The most basic prohibition appears in Sefer Vayikra (20:25) lo teshaktzu et nafshoteikhem. While the passage in the Torah clearly relates to eating shekatzim – insects and similar disgusting creatures – some of the Sages applied the prohibition to other settings, as well. For example, Rav Achai understands that we can learn from that passage that someone who does not go to the bathroom when he needs to violates this commandment; Rav Beivai bar Abayye learns that someone who drinks from a karna d’umna – an instrument used in the course of bloodletting – has violated it.

Rashi explains that the karna d’umna are the small beakers that were used in cupping, where the blood was extracted from the body by means of the creation of a vacuum. It is also possible that it refers to the siphon that was used to remove the blood during bloodletting. In any case, the instrument likely had on it remnants of congealed human blood.

Almost all of the commentaries explain that these are not actually Torah prohibitions, rather the Sages taught that certain behaviors paralleled the commandment to avoid disgusting activities, and that they are, therefore, forbidden on a rabbinic level.


Makkot 17a-b: Sometimes even eating “just a little” can be significant

When discussing the prohibition against eating forbidden foods, how much must a person eat in order to be held liable?

According to the Mishnah (13a) there is a difference of opinion on this question. With regard to tevel – untithed produce that is forbidden – Rabbi Shimon believes that eating even a tiny amount would be enough for someone to be held liable; the Chachamim rule that a person must eat at least a kezayit – an amount of food equivalent to an olive-size. By way of explanation, the Mishnah brings a conversation between the Sages. Rabbi Shimon argued “Do you not agree that someone who eats a tiny ant will be held liable?” To which the Chachamim answered “A tiny ant is ke-beriyato” – it is a full creature. Rabbi Shimon replied that a single piece of grain is also ke-beriyato.

Our Gemara explains that the point of disagreement between the Sages is dependent on the question of whether only a living creature would be considered important enough for its statues as ke-beriyato to be significant. The Gemara concludes the explanation of Rabbi Shimon’s position by explaining that according to him a person would be liable to receive the punishment of malkot (lashes) even if he ate a small amount; were he to have done the forbidden act accidentally and have been required to bring a sin-offering, he would only be obligated in a sacrifice if he ate the amount of a kezayit.

Rashi explains this last ruling – that a sacrifice will only be brought if a kezayit worth was eaten – as being based on a halacha le-Moshe mi-Sinai – an oral tradition handed to Moses on Mount Sinai. The Ritva, however, offers an explanation. If someone is liable to receive malkot, he clearly has eaten the forbidden food on purpose. In that case, his decision to eat the food shows that in his mind the food is important, even if it is a very small amount – for which he will be punished. If he ate the forbidden food by accident, however, then the food will only be important enough to bring a sacrifice if there is an objectively significant amount – a kezayit.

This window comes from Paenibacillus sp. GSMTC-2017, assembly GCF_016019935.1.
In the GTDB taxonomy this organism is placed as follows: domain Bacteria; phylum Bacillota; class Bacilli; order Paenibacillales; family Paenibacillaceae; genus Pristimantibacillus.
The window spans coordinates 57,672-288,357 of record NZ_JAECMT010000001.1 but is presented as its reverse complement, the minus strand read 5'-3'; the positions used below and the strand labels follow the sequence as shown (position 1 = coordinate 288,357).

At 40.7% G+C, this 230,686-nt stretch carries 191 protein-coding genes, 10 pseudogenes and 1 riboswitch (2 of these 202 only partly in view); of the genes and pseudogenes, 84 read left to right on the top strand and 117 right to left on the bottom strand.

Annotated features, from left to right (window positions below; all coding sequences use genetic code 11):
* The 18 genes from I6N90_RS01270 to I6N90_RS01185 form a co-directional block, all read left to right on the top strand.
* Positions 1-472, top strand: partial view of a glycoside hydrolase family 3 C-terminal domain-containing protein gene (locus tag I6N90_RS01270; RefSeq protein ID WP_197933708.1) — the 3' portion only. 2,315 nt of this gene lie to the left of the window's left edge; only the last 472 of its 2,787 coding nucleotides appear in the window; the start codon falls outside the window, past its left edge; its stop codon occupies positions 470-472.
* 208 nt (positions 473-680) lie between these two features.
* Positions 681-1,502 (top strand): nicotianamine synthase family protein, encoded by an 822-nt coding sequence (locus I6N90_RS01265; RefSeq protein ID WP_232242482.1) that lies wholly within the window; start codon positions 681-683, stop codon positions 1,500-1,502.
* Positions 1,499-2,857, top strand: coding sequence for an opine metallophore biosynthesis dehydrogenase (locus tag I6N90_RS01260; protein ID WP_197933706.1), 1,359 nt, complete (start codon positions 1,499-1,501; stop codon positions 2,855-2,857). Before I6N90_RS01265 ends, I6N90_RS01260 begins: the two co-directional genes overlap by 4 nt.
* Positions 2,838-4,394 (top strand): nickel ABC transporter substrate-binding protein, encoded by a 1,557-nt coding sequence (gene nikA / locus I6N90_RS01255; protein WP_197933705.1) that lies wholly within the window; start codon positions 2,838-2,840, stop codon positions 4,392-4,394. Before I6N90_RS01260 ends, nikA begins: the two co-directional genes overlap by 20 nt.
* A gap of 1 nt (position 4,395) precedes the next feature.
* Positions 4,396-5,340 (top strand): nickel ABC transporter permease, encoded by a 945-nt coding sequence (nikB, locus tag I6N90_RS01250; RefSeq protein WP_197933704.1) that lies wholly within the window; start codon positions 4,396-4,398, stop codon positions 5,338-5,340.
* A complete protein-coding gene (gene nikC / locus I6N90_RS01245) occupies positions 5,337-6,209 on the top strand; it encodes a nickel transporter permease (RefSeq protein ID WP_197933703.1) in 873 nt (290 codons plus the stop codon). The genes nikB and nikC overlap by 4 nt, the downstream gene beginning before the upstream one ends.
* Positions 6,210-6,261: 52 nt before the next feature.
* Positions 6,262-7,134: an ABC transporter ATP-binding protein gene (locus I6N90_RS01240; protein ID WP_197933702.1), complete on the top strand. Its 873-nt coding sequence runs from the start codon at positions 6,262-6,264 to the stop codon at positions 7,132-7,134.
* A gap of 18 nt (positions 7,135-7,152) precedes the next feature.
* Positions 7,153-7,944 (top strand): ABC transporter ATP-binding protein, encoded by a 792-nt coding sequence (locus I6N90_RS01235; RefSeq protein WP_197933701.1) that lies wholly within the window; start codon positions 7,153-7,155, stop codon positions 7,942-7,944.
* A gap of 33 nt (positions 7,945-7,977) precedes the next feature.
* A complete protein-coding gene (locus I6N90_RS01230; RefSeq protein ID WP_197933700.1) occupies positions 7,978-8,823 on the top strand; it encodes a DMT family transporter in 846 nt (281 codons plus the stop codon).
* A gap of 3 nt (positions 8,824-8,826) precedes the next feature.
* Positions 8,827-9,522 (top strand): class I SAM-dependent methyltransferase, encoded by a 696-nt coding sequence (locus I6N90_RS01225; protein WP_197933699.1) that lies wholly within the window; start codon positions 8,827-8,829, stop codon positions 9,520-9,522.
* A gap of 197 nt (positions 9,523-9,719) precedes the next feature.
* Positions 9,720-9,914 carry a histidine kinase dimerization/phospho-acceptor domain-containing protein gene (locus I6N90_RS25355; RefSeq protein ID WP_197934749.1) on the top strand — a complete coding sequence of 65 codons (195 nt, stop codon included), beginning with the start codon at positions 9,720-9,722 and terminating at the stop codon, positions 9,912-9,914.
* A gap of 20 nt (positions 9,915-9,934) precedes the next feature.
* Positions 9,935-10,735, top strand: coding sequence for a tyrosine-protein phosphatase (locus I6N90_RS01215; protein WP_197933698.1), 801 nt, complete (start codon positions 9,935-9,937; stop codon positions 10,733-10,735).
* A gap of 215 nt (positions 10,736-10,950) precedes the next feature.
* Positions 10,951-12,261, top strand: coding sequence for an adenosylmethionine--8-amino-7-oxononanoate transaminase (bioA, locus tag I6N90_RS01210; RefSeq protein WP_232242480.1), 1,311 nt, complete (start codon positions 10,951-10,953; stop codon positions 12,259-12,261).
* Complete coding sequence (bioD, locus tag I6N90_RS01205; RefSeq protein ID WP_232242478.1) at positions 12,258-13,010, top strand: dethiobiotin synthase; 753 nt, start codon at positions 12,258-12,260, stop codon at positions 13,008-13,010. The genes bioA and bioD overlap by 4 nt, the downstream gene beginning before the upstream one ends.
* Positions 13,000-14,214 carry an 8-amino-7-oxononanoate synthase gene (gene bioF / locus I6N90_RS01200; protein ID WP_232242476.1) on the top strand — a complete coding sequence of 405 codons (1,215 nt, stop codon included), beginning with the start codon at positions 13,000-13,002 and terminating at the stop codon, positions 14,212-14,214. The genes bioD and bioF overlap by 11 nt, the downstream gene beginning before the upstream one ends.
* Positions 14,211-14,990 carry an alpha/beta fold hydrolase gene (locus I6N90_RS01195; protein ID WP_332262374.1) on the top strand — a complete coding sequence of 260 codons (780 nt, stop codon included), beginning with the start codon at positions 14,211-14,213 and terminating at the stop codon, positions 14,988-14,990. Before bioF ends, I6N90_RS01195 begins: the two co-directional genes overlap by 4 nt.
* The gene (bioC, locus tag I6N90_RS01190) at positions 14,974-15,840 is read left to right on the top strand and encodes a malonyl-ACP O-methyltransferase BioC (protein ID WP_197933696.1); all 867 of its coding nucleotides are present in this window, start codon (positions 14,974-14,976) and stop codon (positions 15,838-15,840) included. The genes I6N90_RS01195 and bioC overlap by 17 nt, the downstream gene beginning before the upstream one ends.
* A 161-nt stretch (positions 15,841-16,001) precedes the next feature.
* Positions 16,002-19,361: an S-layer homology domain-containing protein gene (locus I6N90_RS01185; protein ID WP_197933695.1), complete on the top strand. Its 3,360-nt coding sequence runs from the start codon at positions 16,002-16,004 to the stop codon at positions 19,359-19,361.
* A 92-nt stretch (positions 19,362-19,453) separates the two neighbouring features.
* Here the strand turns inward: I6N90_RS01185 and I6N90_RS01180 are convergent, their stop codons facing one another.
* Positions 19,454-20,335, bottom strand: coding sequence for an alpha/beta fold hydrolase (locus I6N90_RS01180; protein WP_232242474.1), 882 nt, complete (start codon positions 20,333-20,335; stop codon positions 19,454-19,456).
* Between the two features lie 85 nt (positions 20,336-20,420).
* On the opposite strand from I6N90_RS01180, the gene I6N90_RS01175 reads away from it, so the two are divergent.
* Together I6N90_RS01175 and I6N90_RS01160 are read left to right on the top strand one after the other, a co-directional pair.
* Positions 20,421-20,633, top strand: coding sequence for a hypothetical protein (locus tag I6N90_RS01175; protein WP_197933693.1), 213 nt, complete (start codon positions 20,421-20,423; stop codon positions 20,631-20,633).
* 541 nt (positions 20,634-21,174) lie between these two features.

Makkot 18a-b: Taxes during Temple times

The “taxes” paid by your average farmer during Temple times went largely to the mikdash itself and to the people – kohanim and levi’im – who worked there. The major matanot (literally “presents” but effectively taxes) included:

The Mishnah (17a) discusses situations where people eat these tithes in a forbidden manner or a forbidden place. For example, if a kohen eats bikurim before they were formally presented with the appropriate formula (see Devarim 26:3-10) he has transgressed a negative commandment and will be liable to receive malkot (lashes).

According to the Gemara on our daf there are three separate activities that need to be done when the bikurim are brought to the Temple, but it appears that not all of them are essential. The Rambam (Sefer Zera’im, Hilkhot Bikurim 3:12) describes the procedure as follows. The farmer comes to the Temple with the basket of fruits on his shoulder and begins to recite the formula from Sefer Devarim (26:3). Then the kohen places his hands under the basket together with the farmer, and they raise the basket together, during which time the farmer recites the continuation of the formula (26:5-10), until he completes it. Finally, he places the basket on the south-east corner of the altar.

According to the conclusion of the Gemara, we follow the opinion of the Chachamim that even if the formula was not recited, there will be no malkot so long as the bikurim were brought to the altar.


Makkot 19a-b: Is there holiness in Israel and in Jerusalem even after the destruction of the Temple?